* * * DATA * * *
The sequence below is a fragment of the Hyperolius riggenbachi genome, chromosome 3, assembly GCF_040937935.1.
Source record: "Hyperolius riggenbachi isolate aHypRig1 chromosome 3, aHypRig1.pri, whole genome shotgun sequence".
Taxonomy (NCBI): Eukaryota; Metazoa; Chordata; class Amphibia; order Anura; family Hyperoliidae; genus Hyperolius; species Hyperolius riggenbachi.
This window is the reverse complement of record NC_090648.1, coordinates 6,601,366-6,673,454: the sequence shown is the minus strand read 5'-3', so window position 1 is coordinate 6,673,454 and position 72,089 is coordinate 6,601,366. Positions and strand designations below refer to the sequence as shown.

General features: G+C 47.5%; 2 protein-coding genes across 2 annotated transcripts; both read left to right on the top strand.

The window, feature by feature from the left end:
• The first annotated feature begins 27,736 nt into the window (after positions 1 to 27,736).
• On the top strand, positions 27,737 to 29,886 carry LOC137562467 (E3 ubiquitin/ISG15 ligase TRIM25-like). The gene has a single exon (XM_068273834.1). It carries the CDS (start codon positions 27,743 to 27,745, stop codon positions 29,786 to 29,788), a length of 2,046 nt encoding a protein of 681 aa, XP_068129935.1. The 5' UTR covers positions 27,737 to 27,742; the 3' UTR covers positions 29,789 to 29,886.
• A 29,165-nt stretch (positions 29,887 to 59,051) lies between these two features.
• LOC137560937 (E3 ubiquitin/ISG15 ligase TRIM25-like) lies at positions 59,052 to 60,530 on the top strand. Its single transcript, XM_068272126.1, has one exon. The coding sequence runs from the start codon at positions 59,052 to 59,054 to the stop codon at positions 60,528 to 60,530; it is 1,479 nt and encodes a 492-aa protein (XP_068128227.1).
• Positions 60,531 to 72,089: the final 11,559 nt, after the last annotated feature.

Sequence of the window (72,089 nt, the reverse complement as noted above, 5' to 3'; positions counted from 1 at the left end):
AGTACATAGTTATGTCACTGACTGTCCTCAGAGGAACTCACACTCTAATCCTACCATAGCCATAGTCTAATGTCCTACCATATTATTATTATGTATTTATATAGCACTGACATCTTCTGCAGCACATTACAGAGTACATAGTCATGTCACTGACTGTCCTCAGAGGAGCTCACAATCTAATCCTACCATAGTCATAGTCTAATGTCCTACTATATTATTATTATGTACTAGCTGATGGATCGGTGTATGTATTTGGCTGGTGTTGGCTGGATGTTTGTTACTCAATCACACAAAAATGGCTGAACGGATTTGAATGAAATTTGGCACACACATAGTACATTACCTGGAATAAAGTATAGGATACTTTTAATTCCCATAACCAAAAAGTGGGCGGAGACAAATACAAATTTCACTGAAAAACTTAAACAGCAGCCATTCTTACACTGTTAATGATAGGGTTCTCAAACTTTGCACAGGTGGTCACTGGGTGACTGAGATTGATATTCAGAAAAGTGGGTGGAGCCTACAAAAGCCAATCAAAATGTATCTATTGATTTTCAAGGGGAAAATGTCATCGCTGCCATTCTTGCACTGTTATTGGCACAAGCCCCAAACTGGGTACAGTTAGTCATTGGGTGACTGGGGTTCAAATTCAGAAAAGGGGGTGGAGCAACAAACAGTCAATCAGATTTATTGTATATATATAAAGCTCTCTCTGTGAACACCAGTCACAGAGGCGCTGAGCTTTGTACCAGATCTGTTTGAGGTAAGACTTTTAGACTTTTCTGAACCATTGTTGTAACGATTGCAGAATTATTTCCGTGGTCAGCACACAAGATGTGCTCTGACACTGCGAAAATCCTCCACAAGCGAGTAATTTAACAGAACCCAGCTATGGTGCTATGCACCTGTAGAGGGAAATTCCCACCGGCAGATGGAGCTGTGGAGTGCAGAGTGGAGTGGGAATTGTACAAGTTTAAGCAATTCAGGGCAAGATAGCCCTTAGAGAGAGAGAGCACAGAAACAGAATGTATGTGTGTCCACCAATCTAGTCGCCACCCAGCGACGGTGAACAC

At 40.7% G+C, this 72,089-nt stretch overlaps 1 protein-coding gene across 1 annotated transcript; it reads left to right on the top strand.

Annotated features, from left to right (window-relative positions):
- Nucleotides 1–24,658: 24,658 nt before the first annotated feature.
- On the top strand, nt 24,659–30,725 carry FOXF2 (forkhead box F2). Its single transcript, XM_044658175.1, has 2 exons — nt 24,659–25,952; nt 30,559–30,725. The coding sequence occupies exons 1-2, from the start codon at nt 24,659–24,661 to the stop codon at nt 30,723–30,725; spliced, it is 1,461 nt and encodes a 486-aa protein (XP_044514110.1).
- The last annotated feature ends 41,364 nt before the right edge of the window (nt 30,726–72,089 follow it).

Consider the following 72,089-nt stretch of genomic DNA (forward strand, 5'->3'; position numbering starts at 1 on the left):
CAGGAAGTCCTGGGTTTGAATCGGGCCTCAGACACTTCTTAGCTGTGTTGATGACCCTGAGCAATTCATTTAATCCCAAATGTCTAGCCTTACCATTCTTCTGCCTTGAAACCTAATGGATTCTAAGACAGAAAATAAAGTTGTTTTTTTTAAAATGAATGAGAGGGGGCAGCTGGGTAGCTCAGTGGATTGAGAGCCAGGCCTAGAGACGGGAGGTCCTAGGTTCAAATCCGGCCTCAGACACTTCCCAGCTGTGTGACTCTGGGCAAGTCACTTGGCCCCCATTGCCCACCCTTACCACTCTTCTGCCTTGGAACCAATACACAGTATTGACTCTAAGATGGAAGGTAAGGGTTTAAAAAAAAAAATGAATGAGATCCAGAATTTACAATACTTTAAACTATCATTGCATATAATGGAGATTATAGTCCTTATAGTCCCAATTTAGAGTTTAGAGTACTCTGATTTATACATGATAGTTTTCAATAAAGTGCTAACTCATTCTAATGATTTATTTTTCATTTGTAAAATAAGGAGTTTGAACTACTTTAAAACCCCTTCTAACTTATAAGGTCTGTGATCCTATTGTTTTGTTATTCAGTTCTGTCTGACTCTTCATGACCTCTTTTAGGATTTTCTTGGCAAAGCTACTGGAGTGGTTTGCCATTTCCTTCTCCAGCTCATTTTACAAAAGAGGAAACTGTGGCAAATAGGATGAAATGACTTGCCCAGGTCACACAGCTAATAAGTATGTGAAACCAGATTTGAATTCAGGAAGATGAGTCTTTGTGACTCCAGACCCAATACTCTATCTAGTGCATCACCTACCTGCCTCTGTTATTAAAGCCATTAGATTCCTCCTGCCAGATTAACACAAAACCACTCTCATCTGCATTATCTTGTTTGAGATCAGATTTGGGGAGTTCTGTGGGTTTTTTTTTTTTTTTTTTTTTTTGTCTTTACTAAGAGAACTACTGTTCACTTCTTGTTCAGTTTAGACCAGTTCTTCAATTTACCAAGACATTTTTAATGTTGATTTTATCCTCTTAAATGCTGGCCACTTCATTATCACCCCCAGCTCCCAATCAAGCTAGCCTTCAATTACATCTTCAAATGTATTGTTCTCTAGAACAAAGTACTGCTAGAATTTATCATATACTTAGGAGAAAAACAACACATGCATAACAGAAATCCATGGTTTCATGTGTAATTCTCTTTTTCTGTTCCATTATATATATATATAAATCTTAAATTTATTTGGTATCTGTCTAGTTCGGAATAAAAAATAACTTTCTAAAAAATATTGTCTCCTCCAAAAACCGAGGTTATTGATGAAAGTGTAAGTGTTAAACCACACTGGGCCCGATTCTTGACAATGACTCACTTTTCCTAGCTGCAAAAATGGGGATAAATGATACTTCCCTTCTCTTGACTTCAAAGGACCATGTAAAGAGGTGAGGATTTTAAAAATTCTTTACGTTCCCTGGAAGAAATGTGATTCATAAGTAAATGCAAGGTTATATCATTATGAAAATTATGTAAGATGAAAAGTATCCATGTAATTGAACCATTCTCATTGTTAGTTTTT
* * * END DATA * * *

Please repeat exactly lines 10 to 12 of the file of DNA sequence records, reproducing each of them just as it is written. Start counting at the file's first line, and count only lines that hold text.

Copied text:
• LOC137560937 (E3 ubiquitin/ISG15 ligase TRIM25-like) lies at positions 59,052 to 60,530 on the top strand. Its single transcript, XM_068272126.1, has one exon. The coding sequence runs from the start codon at positions 59,052 to 59,054 to the stop codon at positions 60,528 to 60,530; it is 1,479 nt and encodes a 492-aa protein (XP_068128227.1).
• Positions 60,531 to 72,089: the final 11,559 nt, after the last annotated feature.

Sequence of the window (72,089 nt, the reverse complement as noted above, 5' to 3'; positions counted from 1 at the left end):